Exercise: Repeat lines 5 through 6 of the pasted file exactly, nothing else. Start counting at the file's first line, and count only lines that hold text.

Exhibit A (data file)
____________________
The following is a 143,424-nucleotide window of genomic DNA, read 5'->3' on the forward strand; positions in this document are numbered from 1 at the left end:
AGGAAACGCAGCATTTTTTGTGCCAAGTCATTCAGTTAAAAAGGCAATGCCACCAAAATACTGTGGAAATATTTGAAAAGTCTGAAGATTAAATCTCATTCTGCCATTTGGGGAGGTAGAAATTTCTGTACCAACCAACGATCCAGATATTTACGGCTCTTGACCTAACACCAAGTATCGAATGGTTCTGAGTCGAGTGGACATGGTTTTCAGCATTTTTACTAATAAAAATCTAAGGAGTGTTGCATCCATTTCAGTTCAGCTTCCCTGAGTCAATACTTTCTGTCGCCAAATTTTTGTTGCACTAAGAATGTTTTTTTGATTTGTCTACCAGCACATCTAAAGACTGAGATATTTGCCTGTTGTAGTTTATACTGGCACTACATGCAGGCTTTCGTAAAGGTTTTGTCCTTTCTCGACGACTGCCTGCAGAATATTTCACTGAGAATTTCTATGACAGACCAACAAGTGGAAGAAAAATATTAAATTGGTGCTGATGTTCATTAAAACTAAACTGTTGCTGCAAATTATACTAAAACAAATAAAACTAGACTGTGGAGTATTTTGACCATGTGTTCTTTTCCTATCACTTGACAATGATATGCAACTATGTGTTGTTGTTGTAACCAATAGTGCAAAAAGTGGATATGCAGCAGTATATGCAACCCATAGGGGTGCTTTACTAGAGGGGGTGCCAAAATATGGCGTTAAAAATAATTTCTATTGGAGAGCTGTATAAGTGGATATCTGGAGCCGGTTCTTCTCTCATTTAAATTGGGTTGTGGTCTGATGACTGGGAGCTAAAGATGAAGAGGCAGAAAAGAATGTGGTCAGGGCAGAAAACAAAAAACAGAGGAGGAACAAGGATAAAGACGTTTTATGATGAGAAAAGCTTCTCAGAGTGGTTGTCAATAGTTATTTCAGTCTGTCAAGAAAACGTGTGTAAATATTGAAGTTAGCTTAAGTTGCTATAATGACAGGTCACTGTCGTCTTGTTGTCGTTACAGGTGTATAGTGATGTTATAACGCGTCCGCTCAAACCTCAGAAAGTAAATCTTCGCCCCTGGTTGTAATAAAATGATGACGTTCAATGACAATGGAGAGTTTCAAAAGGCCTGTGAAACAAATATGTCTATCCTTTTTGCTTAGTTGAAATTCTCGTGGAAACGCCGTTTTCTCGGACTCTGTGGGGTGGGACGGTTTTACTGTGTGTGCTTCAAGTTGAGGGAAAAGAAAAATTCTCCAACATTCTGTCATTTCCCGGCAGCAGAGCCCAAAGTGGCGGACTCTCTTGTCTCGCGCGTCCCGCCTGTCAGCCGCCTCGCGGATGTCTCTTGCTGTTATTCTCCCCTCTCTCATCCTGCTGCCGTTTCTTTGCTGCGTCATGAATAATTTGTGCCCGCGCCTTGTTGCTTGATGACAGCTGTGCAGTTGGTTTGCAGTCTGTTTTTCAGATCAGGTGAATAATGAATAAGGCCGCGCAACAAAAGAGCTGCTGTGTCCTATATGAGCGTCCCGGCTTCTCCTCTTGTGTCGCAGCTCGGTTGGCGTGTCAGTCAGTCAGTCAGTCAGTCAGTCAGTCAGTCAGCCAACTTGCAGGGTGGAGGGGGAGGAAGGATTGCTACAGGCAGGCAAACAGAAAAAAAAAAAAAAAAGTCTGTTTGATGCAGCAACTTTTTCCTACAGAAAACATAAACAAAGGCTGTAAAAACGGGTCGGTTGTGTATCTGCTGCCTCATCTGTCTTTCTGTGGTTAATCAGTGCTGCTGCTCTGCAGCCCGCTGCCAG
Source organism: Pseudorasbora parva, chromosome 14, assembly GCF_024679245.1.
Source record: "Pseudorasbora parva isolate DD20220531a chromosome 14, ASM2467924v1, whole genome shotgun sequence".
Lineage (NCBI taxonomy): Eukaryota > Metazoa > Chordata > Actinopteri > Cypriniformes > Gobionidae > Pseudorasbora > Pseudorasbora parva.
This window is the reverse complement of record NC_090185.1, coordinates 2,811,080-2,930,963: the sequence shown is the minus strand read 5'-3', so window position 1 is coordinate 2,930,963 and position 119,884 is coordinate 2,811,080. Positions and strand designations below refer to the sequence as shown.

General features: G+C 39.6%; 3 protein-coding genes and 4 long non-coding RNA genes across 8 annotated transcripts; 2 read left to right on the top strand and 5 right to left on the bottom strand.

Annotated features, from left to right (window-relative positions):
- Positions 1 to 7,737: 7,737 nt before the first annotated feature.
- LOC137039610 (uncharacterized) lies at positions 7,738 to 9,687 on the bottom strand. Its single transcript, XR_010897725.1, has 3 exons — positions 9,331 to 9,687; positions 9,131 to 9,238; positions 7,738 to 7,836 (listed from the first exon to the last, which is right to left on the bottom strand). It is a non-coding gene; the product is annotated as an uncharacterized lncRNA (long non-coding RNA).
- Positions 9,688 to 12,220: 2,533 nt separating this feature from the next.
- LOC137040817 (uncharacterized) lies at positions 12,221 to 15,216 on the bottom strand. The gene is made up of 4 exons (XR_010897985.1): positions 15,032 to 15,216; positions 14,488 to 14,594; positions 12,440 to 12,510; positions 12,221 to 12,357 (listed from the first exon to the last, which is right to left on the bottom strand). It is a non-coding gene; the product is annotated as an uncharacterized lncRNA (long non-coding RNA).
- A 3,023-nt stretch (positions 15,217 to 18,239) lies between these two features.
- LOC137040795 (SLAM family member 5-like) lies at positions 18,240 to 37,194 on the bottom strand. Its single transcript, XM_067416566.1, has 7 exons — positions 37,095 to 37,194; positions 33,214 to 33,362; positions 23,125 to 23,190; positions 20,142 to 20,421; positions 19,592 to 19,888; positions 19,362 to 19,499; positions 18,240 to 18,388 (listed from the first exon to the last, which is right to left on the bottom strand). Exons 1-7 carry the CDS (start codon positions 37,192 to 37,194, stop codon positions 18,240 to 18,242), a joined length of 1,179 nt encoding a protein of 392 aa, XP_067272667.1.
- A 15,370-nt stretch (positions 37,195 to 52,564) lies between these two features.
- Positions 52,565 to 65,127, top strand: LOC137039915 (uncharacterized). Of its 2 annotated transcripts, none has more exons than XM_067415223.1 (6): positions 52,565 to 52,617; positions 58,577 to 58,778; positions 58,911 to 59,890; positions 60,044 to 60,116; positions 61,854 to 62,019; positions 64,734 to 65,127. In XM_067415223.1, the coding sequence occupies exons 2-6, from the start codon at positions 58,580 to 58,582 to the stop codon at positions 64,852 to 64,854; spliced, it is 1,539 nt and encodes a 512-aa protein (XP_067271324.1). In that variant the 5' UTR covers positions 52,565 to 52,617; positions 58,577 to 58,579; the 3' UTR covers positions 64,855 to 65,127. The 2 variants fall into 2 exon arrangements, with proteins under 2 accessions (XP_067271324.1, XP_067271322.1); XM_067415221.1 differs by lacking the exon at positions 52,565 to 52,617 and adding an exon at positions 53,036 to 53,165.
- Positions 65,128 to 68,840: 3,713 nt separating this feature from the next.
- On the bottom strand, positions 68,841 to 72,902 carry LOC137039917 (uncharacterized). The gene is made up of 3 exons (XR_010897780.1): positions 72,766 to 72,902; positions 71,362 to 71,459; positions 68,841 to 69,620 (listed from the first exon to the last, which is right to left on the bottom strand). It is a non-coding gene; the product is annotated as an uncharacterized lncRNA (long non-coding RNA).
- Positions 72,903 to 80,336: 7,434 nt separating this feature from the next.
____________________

Lineage (NCBI taxonomy): Eukaryota > Metazoa > Chordata > Actinopteri > Cypriniformes > Gobionidae > Pseudorasbora > Pseudorasbora parva.
This window is the reverse complement of record NC_090185.1, coordinates 2,811,080-2,930,963: the sequence shown is the minus strand read 5'-3', so window position 1 is coordinate 2,930,963 and position 119,884 is coordinate 2,811,080. Positions and strand designations below refer to the sequence as shown.